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Nursing support of families and carers of people with dementia
Published on January 30, 2017 35 min
Other Talks in the Series: Nursing
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- Prof. Barbara J. Holtzclaw
- University of Oklahoma Health Sciences Center, USA
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- Prof. Janice M. Morse
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My name is June Andrews, and this talk is about "Nursing Support of Families and Carers of People with Dementia".
When you're thinking about what nurses must do in dementia care, a good place to start is the nurse's code of conduct. That's what defines all of nursing activity. And your code of conduct actually places a legal burden on you. You've got to work within that code. But when you're looking after people with dementia and their families, it's actually even more difficult than in other nursing areas to adhere to the code. And in fact, someone has said, "They weren't thinking about dementia when they wrote it." There are complications in dementia which are about consent, about the relationship that the families have with the patient, about the nature, the legal nature and the emotional nature of those relationships which nurses have to consider when you're supporting families.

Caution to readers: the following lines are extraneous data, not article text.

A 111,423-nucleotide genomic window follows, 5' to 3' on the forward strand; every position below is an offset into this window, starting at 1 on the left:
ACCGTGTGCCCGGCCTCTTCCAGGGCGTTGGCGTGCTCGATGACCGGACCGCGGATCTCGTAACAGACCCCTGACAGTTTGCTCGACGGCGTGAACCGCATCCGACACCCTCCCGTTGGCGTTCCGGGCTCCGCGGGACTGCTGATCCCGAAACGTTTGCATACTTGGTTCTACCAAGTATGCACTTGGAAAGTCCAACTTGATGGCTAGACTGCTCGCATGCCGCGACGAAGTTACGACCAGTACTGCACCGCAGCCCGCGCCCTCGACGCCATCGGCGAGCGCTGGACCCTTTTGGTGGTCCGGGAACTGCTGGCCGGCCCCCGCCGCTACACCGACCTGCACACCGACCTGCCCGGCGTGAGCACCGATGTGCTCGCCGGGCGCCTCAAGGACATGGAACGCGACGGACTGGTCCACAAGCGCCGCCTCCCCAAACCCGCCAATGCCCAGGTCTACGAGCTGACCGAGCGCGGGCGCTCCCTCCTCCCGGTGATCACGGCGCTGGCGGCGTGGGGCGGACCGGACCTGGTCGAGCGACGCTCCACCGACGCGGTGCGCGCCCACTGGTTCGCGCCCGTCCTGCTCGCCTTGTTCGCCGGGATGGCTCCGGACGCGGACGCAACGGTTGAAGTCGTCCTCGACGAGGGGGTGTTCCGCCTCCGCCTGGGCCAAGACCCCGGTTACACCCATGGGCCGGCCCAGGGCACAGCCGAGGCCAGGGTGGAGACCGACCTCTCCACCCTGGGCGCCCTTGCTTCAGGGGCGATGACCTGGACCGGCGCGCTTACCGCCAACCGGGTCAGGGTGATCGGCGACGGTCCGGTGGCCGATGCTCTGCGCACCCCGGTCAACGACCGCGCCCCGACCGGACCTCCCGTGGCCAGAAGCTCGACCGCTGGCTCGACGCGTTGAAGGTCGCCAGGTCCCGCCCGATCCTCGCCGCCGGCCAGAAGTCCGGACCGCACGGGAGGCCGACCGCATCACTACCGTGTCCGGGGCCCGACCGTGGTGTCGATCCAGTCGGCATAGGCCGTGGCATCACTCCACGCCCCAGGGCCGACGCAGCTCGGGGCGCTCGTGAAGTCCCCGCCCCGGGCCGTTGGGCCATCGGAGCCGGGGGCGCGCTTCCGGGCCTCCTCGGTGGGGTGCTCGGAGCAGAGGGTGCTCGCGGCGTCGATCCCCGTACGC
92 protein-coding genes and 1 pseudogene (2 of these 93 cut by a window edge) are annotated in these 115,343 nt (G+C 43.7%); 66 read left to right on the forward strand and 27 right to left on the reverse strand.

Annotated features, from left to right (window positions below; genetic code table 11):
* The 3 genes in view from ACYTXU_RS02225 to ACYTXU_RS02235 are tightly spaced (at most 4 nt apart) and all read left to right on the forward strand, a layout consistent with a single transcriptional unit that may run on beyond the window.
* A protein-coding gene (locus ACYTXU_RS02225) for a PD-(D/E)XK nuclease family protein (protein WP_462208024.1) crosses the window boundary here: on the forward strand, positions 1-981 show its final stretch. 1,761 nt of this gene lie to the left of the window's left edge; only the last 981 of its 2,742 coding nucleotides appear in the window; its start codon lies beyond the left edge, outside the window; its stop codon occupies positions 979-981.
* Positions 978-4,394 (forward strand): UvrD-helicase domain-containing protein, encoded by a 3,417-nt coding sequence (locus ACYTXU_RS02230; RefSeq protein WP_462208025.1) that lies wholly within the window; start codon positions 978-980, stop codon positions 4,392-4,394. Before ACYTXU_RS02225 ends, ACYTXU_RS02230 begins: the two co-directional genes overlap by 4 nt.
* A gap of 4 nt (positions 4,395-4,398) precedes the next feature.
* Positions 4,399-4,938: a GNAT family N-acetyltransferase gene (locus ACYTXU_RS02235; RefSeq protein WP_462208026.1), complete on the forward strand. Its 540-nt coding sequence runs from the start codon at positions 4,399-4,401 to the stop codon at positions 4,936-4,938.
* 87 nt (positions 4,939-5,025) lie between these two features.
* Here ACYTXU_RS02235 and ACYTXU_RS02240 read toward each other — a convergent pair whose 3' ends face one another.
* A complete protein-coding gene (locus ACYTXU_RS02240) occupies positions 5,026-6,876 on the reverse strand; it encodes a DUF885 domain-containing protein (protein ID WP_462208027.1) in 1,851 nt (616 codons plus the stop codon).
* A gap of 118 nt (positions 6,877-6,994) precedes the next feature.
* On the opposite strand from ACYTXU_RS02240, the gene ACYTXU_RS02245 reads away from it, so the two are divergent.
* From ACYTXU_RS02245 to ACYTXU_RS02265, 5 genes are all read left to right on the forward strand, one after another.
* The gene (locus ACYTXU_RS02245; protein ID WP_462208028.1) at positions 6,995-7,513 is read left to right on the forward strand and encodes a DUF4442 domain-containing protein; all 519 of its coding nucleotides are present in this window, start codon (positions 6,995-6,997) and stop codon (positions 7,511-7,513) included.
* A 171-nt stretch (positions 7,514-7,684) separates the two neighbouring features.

The NMC Code, when you look at it, gives 25 statements about what good nursing practice looks like. And they take those statements under four headings. The code expects you to prioritize people, expects you to practice effectively, to preserve safety, and to promote professionalism and trust. And how is that difficult in dementia? Well, in dementia, you have to prioritize people. But if you think of an example where in a ward, an old patient, very elderly person is crying out. And all the other people in the ward are being disturbed by that person. Then sometimes there's a temptation to give her medication to make that person be quiet. In that case, you're not giving medication for her sake, you're giving her medication for the sake of other people. And so there's a real ethical and professional question there about whether or not in dementia care, you're prioritizing people. Who is the person you're prioritizing? And the same is true of a family, if the daughter says to you, "I can't sleep at night and I can't look after my mother during the day because I'm not getting any sleep". Are you giving the mother a sedative in order to help the daughter or to help the mother? These are complex issues. The code also asks us to practice effectively. And what you'll often find in nursing care is that the situation we find ourselves in makes it difficult for us to do what we know is most effective for people with dementia. And in many cases, you'll find yourself working in a system where, what's effective appears to be impossible. There are simple issues that we'll talk about later. On the design of the environment, for example, where you know that light makes a huge difference. And how can you practice effectively if you're working in a building where it's impossible to make it bright enough in the day or dark enough at night? The third area that's mentioned in the code is the preservation of safety. This is particularly difficult in dementia care. Because sometimes our idea of what will keep the person with dementia safe is so restrictive, that it actually restricts the liberty of that person, their human right to do what they want to do. You sometimes hear of people with dementia who get locked up in buildings for their own safety. But in fact, it's more about the anxiety of the staff about how they would cope. And quite often, it's about the anxiety of the relatives, even if staff would be prepared to take a risk; sometimes, the family are not prepared to take that same risk. And the fourth area is the promotion of professionalism and trust. And we'll talk about that all the way through this presentation.